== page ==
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subordinate the almost unanimous will of the white people of the rebellious States to the unity and prosperity of the whole country. Having gone thus far we cannot pause. We must still subordinate their wishes to our welfare.

This bill proposes to commence at the very foundation and build upward.

We have the assurance of President Johnson that “the rebellion has in its revolutionary progress deprived the rebellious States of all civil government,” and that their State institutions have been "prostrated and paid out upon the ground.”

In such a state of anarchy and disorganization the very foundations of society are laid bare; and we reach, as it were, the primary rocks, the everlasting granite of justice and right which underlies all human government.

In the language of the great Edmund Burke:

“When men break up the original compact or agreement which gives its corporate form and capacity to a State they are no longer a people; they have no longer a corporate existence; they have no longer a legal coactive force to bind within nor a claim to be recognized abroad. They are a number of vague, loose individuals, and nothing more; with them all is to begin again. Alas! they little know how many a weary step is to be taken before they can form themselves into a mass which has a true political personality.”l

I shall not stop to consider the objection made to the second section of the bill by the gentleman from Wisconsin [Mr. Paine]. With the purpose and intent of his remarks I thoroughly concur. I conclude, howe er, that the object of the gentleman from Pennsylvania [Mr. Stevens], in providing for such a partial and temporary recognition of the rebel governments, was to protect society from the evils of a total abrogation of all law and order. But it seems to me that whatever


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· Burke's Works, vol. iii, p. 82.

binding force those governments can have, founded as they are upon revolution and by the hands of revolutionary agents, is to be derived solely from such recognition as Congress may, give them. It may be possible in this and other particulars to perfect the bill. I desire to speak rather to its general scope and purpose.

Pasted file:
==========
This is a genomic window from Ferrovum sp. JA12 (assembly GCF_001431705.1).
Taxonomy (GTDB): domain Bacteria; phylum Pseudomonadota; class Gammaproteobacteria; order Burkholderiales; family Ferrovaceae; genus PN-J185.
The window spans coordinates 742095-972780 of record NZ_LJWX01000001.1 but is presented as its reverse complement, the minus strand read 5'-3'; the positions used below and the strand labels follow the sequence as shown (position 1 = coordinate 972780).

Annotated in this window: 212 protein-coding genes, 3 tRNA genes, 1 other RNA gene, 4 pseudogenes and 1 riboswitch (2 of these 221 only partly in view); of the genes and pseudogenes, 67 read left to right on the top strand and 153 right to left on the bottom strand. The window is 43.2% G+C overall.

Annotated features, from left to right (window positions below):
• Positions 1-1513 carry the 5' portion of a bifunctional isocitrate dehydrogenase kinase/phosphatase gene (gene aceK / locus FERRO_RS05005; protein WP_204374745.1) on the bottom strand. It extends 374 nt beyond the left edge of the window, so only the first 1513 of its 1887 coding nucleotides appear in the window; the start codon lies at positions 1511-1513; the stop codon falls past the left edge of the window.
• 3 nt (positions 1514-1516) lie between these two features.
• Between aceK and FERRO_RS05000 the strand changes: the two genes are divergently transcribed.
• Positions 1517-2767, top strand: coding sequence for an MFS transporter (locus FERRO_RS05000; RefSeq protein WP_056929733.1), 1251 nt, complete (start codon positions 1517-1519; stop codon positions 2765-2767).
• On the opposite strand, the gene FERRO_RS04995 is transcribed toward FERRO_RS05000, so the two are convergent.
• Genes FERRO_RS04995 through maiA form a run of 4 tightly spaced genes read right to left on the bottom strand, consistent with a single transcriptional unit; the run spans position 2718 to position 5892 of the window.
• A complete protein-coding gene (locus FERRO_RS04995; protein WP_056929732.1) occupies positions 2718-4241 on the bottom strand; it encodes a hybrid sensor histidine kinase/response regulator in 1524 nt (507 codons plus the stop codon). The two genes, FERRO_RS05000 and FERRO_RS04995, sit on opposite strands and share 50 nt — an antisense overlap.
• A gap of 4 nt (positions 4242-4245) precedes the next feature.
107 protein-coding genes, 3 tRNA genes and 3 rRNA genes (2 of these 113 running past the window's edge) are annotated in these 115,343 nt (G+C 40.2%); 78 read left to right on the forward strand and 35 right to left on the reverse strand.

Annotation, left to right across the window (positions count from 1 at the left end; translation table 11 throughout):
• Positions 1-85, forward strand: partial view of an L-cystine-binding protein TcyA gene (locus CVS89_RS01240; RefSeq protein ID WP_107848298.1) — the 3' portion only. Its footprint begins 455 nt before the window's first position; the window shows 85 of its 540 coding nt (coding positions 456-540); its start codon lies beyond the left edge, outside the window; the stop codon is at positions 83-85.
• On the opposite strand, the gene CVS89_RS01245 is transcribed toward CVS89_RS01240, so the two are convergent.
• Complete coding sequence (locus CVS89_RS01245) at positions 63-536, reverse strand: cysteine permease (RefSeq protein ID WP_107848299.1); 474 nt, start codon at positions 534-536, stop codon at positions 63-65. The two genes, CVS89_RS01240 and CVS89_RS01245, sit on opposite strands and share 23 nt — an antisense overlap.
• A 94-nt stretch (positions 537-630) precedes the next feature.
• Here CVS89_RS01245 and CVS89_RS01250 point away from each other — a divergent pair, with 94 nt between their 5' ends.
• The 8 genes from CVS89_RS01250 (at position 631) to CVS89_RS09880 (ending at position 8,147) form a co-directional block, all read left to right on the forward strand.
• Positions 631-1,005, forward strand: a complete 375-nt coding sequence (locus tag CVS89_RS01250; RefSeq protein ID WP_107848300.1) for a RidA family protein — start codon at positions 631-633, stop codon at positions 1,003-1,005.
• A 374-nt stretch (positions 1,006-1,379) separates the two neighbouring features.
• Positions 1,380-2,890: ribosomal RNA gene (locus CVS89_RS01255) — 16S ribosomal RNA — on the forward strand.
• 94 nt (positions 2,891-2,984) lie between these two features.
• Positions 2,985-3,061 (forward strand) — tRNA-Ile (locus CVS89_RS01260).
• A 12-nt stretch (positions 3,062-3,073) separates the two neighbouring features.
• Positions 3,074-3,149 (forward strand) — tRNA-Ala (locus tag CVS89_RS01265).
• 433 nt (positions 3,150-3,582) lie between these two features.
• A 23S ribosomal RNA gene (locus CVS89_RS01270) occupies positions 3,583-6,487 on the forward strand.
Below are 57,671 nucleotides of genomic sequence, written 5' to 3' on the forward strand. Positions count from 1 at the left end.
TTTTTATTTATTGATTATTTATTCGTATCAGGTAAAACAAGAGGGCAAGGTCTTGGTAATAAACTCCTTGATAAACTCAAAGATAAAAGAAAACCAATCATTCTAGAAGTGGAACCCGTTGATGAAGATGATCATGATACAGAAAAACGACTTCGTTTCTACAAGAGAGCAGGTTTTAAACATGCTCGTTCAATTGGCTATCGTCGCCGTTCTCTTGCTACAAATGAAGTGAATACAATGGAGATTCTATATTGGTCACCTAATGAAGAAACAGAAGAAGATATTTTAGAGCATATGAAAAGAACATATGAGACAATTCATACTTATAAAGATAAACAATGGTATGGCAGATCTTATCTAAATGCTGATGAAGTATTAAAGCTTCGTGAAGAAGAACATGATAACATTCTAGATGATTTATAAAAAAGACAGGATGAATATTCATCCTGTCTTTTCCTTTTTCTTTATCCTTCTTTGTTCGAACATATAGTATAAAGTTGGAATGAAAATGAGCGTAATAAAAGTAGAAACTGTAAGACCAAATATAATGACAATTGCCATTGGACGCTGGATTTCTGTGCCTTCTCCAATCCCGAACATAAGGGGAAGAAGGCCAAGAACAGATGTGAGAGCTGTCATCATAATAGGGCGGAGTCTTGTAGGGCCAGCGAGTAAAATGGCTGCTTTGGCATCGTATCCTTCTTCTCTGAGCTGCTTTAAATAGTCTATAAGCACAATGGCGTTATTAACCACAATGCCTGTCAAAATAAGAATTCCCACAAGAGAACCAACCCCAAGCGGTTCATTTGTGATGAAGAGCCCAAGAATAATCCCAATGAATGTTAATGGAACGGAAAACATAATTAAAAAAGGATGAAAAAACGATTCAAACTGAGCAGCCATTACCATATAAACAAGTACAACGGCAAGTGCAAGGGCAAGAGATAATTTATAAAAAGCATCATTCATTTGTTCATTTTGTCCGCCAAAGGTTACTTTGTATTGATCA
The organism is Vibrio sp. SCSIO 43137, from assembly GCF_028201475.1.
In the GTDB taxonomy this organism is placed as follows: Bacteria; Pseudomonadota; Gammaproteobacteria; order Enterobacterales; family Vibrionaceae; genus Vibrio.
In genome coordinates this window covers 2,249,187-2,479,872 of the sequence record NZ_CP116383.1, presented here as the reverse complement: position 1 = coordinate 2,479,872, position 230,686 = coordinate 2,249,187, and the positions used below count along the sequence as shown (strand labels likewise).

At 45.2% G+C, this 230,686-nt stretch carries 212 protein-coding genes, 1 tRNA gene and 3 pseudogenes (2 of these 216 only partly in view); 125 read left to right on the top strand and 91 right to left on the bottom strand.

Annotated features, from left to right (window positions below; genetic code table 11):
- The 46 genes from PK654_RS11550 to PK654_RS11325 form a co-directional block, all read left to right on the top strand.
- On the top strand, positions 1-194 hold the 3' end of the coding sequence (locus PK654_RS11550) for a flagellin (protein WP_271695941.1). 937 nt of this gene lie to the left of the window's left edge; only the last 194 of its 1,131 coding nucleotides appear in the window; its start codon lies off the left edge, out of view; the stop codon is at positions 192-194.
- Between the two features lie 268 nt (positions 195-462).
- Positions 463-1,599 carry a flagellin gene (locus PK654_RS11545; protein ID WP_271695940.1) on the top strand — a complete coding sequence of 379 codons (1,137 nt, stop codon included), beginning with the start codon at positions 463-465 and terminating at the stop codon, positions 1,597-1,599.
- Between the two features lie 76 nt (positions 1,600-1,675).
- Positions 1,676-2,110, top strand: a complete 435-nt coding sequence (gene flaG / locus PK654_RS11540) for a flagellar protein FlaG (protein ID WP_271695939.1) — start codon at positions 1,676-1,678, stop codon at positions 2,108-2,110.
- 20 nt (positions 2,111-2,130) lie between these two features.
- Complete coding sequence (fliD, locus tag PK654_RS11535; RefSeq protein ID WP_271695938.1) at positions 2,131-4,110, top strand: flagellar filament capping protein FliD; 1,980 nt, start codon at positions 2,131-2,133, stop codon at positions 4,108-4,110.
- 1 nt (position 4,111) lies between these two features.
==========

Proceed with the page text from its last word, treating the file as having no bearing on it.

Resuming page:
Government having, by the acknowledgment of the President, ceased to exist, law being swept aside, and chaos having come again in those rebellious States, by what principle shall the law-making power of the nation—the Congress govern itself? Shall it bend its energies to renew old injustice? Shall it receive to its fraternal embrace only that portion of the population which circumstance or accident or century-old oppression may have brought to the surface? Shall it-having broken up the armies and crushed the hopes of the rebels -pander to their bigotries and cringe to their prejudices? Shall it hesitate to do it right out of deference to the sentiments of those who but a short time since were mowed down at the mouth of its cannon?

It is to my mind most clear that slavery having ceased to exist the slaves became citizens; being citizens they are a part of the people; and being a part of the people no organization deserves a moment's consideration at our hands which attempts to ignore them. If they were white people whom it was thus sought to disfranchise and outlaw not a man in the nation would dare to say nay to this proposition; every impulse of our hearts would rise up in indignant remonstrance against their oppressors.

But it has pleased Almighty God, who takes counsel of no man, not even of the founders of the rebellion, to paint them of a different complexion, and that variation in the pigmentum mucum is to rise up as a perpetual barrier in our pathway toward equal justice and equal rights For one, with the help of God, I propose to do what I know to be right in the face of all prejudices and all obstructions; and so long as I have a seat in this body I shall never vote to reconstruct any rebellious State on any such basis of cruelty and injustice as that proposed by the Opposition here.

Take the case of South Carolina. She has 300,000 whites and 400,000 blacks; and we are asked to hand over the 400,000 blacks to the unrestrained custody and control of the 300,000 whites. We are to know no one but the whites; to communicate with no one but the whites; this floor is to recognize no one but white representatives of the whites. The whites are to make the laws, execute the laws, interpret the laws, and write the history of their own deeds; but below them, under them, there is to be a vast population—a majority of the whole people-seething and writhing in a condition of suffering, darkness, and wretchedness unparalleled in the world.